Python vs Ruby
siona at chiark.greenend.org.uk
Fri Oct 21 15:47:43 CEST 2005
bruno modulix <onurb at xiludom.gro> wrote:
>> "Casey Hawthorne" <caseyhHAMMER_TIME at istar.ca> wrote in message
>> news:02efl19c4n4994vtlt2ubrs7ulg4mcm8ug at 4ax.com...
>>>I have heard, but have not been able to verify that if a program is
>>>10,000 lines in C++
>>>it is about
>>>5,000 lines in Java
>>>and it is about
>>>3,000 lines in Python (Ruby to?)
>For a whole lot of common tasks (like file IO etc), the Java/Python loc
>ratio is between 5/1 and 10/1. Also, not having the dumbest type system
>in the world, Python is naturally much more generic than Java, which
>saves a lot of boilerplate code. I think that the real numbers would be
>much like 5000 lines in Java -> 1000 lines in Python - and probably 5000
>-> 500 in some cases.
I have here a library (it's the client side of a client-server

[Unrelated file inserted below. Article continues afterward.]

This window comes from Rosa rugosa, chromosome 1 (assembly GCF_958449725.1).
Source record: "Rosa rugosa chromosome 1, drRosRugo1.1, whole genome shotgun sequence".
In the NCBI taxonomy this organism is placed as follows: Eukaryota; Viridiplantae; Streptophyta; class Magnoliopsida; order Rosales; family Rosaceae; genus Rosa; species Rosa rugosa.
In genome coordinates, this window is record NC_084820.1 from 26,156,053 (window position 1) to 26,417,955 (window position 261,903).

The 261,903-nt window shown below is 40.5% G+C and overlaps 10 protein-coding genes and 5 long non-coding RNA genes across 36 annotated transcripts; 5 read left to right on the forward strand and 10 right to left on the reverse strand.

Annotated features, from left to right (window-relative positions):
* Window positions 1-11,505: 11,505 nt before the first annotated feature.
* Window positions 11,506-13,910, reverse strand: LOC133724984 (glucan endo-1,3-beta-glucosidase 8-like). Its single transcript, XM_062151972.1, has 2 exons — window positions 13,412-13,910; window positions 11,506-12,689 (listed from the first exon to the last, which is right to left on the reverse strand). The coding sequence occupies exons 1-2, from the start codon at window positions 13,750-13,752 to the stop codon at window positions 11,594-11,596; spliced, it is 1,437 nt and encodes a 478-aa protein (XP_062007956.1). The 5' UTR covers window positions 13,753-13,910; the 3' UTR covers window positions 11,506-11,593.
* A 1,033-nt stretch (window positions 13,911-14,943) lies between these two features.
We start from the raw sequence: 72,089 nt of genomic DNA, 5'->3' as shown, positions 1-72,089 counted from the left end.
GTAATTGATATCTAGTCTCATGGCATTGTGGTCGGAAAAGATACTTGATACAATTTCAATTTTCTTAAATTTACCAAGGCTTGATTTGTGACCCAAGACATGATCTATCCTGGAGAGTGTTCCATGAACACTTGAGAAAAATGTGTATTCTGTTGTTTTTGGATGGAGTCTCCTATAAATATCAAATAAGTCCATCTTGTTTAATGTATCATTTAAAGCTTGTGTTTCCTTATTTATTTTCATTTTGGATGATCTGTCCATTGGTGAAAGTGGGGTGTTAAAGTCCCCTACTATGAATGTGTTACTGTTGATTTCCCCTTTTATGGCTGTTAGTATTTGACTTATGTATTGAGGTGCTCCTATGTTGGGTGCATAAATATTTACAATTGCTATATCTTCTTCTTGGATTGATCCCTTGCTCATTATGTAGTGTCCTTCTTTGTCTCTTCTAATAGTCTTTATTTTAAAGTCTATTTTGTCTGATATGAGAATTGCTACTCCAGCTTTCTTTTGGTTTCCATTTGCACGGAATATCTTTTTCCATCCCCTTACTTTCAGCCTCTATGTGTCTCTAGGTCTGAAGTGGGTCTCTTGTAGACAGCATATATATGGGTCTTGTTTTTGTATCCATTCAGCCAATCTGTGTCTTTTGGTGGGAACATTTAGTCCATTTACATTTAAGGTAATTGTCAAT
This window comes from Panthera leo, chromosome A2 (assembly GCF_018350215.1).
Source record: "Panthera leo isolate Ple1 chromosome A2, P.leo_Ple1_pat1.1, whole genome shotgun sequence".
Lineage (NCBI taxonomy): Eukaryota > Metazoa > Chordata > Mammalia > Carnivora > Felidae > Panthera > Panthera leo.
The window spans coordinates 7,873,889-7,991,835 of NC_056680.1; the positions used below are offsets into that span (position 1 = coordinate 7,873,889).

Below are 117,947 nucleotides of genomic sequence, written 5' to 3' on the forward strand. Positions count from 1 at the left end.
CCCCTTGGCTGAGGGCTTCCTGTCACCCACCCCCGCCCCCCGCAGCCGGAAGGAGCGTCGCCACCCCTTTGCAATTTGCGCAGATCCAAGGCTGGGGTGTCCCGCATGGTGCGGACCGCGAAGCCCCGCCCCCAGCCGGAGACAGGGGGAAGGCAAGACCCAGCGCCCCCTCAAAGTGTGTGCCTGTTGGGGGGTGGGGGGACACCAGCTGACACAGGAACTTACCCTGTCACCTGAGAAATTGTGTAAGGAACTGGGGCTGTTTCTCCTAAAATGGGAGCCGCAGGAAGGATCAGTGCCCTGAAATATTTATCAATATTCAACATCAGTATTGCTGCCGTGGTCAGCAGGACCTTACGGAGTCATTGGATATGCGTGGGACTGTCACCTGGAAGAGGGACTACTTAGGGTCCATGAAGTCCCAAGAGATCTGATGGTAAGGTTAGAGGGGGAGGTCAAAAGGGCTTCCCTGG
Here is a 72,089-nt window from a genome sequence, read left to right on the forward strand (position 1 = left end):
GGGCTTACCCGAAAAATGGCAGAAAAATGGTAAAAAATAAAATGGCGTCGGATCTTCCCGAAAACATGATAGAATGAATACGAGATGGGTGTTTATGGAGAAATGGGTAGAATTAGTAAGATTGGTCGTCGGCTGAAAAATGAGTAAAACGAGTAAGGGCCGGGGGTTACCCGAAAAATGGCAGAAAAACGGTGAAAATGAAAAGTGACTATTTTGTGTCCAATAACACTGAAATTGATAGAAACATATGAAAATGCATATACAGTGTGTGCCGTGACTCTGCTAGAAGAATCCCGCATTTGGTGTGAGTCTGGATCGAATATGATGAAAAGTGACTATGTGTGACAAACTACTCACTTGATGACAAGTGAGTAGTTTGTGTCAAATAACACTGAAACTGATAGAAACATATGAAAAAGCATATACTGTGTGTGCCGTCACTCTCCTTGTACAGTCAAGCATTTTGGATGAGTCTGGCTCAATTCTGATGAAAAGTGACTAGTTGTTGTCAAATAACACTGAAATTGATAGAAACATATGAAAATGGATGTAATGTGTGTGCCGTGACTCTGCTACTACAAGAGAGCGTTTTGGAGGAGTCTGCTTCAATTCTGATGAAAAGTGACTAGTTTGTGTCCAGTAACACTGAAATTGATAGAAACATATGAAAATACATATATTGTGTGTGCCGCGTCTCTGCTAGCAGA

interface including a pile of class definitions) which has
implementations in pure C++, Java and Python, taking about 3000,
3500 and 1500 loc respectively. And there's an associated module
(with no C++ implementation) that I remember being particular
"impressed" while writing it to find being 3 times as long in Java
as Python despite (a) extensive (and pretty much common) Javadoc/
docstrings and (b) implementing in the Python version a feature
present in the standard Java library (scheduling a thread to run
at specified intervals and time out). Strip the Javadoc/docstrings
out and it's about at that 5:1 ratio.
As for Ruby, looking at some of the comparisons given elsewhere
in this thread, my intuition is that it would be more loc than
Python due to all the explicit end s.
\S -- siona at chiark.greenend.org.uk -- http://www.chaos.org.uk/~sion/
___ | "Frankly I have no feelings towards penguins one way or the other"
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